Pets Are People, Too
“In looking at our logo, we realized that the ‘P’ was our active word,” Sullivan explained in April. “We’re there for prevention — prevention of cruelty, prevention of accidents.
“We are a brand out there in animal welfare that right now no one else can follow,” she adds. “We stopped using paws and hearts, and I’m sure everyone will eventually follow us. But for now, you don’t confuse us with your small local shelter or The Humane Society,” she explained. “The ASPCA has a look and feel that allows it to completely stand alone.”
Sullivan also said that the ASPCA is “testing out of” the use of photos of suffering animals in direct mail, though those heart-breaking images still seem to work in television efforts.
Match your mission
As a group, Catena says, animal-welfare donors respond well to photos and, where applicable, whimsical copy. The ASPCA’s new “We Are Their Voice” campaign, with its images of seemingly happy animals holding speech bubbles, bears that out.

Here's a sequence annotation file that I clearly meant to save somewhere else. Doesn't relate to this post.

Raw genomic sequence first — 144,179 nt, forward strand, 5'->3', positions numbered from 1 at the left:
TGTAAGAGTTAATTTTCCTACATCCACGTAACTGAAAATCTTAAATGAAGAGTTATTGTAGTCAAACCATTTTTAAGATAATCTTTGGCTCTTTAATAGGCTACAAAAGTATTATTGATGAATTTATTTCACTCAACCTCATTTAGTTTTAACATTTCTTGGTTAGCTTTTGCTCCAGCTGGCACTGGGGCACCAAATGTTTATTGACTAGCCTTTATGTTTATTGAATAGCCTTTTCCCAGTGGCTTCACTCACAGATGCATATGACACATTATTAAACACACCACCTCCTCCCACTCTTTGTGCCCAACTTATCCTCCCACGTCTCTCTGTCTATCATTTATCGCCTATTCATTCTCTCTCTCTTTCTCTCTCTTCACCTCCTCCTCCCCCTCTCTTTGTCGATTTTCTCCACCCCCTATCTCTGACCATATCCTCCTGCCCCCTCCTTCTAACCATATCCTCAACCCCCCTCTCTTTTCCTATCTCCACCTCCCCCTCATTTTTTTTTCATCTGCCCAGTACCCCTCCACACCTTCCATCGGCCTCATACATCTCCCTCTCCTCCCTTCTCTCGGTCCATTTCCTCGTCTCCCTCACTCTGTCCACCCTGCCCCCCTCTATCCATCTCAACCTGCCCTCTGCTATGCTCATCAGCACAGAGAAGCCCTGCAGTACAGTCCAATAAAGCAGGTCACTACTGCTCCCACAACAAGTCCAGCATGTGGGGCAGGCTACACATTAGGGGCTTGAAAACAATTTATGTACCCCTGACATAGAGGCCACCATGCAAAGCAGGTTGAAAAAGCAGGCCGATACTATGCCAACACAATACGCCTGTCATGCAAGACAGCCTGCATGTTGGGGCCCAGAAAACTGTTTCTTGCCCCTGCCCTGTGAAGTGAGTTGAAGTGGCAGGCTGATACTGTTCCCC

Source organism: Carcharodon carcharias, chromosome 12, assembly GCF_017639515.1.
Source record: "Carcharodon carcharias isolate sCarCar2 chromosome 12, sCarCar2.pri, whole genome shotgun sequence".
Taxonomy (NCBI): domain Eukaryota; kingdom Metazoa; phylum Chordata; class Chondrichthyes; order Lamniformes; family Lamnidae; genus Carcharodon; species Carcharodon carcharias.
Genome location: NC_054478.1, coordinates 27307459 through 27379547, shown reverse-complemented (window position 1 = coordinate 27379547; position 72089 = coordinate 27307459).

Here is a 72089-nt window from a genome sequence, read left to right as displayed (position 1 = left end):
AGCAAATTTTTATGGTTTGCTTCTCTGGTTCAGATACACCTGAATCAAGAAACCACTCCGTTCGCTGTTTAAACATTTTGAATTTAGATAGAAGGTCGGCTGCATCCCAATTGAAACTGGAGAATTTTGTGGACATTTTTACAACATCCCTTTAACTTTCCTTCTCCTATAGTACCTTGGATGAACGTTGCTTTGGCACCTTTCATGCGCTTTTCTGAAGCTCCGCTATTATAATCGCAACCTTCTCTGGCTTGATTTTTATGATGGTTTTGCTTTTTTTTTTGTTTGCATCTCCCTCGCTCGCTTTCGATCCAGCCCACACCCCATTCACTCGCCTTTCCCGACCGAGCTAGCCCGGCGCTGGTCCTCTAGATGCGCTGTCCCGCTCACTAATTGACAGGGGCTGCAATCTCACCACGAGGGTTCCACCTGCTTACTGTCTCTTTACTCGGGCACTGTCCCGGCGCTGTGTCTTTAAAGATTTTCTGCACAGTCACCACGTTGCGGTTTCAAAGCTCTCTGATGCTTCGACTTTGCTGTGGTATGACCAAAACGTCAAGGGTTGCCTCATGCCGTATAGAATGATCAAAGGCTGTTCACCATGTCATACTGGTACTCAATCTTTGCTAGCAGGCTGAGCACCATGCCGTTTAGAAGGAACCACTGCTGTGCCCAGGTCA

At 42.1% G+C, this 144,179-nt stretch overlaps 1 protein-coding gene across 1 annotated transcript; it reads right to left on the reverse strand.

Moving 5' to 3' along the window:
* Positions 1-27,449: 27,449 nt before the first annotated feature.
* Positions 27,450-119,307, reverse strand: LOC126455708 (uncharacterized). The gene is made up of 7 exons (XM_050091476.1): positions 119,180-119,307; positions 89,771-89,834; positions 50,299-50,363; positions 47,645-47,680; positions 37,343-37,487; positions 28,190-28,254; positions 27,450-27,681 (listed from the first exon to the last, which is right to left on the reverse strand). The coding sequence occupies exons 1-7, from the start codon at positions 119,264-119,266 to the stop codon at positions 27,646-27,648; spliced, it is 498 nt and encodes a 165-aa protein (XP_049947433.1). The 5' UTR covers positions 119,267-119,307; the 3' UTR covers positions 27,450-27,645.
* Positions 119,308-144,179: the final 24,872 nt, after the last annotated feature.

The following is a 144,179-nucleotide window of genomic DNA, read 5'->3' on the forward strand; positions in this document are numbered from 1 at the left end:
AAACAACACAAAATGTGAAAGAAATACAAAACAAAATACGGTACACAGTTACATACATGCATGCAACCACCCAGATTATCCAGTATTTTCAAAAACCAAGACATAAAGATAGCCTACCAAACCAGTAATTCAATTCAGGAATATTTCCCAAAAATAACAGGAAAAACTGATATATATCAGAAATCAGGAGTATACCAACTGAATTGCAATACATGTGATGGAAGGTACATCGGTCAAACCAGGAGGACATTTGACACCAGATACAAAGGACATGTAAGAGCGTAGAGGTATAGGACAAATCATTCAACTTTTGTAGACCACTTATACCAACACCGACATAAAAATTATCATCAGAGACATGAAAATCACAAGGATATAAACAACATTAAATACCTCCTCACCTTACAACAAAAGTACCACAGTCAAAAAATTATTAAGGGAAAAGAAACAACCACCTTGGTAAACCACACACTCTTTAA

But cute isn’t always the way to go. As with any cause, the messaging has to match the mission.
“An appeal that focuses on an advocacy organization’s efforts to combat animal cruelty by promoting tougher laws against abusers could use ‘hard core’ images,” Catena explains. “‘Cute-and-fuzzy’ photos, on the other hand, would be best in an appeal for an animal shelter that leads with the story of a dog or cat placed in a loving home.”
Generally speaking, animal donors fit the typical direct-mail donor profile — older and female (as opposed to wildlife-protection donors, who are younger with the split between women and men less skewed toward women). Their main concerns? Pet overpopulation and animal abuse. To reach them, the obvious lists would come from other like-minded organizations. Indeed, ASPCA leans heavily on lists from The Humane Society of the United States, the North Shore Animal League and PETA, among others. But other lists can work just as well, according to Catena.